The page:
friendly Orthodox Slavic country, was a big shock, even for pro-Western liberals.
At this point, the idea that the West could, indeed, strike Russia became not just
an assertion of opposition or semi-opposition but one held by at least a ...
Publisher: Strategic Studies Institute
Category: Elite (Social sciences)
The evolution of the Russian elite?s view of Iran is traced over the past 20 years of post-Soviet history. The major thesis and outcome are as follows. 1. During most of the late Soviet and post-Soviet period, two major trends in the approach to Iran have dominated the Russian elite. The first emphasizes the strategic importance of Russia's rapprochement with Iran and is mostly supported by Russian Imperial Nationalists, notably those defined as "Eurasianists." For these groups, an Iran-Russia rapprochement would not be a temporary use of Iran as a bargaining chip in dealing with the West, but a permanent alliance. The second group believes that Russia should use Iran as a bargaining chip in dealing with the United States and as a useful trade partner, but not a permanent ally. Supporters of this view usually see Russia either as a self-contained country or as close to the West, mostly Europe.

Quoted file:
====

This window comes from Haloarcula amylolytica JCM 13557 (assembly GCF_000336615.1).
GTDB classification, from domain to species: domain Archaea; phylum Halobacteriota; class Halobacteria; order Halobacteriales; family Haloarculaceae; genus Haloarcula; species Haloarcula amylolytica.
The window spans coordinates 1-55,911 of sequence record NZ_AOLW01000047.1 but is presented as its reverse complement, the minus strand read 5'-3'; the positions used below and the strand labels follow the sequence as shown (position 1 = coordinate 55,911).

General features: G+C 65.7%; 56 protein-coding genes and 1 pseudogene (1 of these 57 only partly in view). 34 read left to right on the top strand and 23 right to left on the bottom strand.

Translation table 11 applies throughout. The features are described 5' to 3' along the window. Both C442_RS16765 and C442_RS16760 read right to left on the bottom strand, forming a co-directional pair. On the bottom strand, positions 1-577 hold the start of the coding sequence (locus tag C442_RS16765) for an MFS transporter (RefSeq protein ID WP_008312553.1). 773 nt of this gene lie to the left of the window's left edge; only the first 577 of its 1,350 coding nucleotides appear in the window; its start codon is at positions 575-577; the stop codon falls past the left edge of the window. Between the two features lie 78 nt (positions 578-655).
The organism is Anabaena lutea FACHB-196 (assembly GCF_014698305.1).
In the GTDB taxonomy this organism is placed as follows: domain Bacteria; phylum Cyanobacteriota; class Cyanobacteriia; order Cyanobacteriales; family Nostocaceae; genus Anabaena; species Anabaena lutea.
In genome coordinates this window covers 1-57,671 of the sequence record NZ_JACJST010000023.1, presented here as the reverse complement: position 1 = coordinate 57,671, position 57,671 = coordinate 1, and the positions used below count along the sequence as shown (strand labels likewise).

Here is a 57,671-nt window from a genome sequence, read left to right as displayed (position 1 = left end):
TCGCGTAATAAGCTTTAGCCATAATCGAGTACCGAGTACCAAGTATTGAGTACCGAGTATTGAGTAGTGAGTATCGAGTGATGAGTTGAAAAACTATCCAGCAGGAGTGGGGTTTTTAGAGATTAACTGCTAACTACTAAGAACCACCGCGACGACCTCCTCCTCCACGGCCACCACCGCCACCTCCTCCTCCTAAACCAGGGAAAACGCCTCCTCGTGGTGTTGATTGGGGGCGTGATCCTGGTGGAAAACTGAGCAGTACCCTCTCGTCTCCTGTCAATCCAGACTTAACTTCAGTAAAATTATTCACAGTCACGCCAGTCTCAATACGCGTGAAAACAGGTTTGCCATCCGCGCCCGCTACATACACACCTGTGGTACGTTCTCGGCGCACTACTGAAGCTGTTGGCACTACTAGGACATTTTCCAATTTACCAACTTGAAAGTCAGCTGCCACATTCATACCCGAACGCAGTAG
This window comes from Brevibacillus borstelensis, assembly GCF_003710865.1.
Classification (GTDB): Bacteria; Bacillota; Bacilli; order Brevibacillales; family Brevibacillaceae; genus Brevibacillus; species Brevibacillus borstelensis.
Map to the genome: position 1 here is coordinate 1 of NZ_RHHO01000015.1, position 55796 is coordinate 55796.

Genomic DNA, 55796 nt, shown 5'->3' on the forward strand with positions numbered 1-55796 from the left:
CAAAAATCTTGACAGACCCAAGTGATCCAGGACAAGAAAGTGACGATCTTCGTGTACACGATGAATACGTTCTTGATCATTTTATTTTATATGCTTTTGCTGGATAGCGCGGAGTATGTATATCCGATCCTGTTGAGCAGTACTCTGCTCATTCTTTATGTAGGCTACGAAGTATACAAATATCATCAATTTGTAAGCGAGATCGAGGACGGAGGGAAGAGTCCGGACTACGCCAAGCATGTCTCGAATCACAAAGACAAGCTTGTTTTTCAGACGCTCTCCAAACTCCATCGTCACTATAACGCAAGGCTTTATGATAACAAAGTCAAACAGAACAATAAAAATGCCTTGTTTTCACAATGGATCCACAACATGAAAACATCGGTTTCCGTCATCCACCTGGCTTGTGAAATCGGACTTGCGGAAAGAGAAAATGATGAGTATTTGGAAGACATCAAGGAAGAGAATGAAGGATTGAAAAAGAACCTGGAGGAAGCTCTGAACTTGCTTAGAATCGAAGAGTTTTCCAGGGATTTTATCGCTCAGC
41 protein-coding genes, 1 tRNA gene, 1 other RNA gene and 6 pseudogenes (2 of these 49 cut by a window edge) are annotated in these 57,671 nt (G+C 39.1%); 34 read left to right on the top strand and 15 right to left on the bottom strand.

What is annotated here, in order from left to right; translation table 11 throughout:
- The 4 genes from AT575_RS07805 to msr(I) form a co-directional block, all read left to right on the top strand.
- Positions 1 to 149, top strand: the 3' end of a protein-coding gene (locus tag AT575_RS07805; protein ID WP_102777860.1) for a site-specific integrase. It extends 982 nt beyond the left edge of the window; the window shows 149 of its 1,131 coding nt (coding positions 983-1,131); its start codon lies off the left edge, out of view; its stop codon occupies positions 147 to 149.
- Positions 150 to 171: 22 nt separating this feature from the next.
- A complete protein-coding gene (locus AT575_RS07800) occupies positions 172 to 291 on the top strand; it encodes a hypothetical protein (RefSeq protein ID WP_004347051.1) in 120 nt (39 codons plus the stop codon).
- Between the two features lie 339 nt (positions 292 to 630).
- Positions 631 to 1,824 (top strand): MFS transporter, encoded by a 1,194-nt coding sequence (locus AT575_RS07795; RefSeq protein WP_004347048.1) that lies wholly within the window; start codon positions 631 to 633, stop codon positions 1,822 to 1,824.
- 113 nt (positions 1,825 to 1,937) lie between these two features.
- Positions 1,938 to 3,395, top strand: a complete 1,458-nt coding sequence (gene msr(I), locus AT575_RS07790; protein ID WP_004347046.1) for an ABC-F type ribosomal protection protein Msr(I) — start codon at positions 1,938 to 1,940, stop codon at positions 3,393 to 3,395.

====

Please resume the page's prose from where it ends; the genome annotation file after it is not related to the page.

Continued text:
Russia's leaders, desperately trying to avert the pending economic collapse,
gave no thought to political nuance or the need to adjust to Russia's new
international role. Indeed, they were in unanimous agreement that the West
Author: Lilia Shevtsova
Publisher: Carnegie Endowment
In Lonely Power, adapted from the Russian version, Lilia Shevtsova questions the veracity of clichTs about Russiauby both insiders and outsidersuand analyzes Russia's trajectory and how the West influences the country's modernization.
Yet, it should by no means be confused with 'Blairism' in the West as the latter
represents an amalgam of social democratic and liberal ideas. The Western
equivalent of Russian 'Third Way' thinking is profoundly conservative. Its
Author: Thomas Parland
This book examines the nature of the extreme right in contemporary Russia, arguing in particular that, alongside a continuing tradition which emphasizes Russia's orthodox and traditional past, an increasingly important intellectual current is drawing on Western European neo-fascist ideas and adapting them to the Russian situation. This book examines this intellectual current within the context of increasing conservatism across Russia as a whole, showing how the new ideas have an impact right across the political spectrum, and assessing the threat posed by them and their proponents.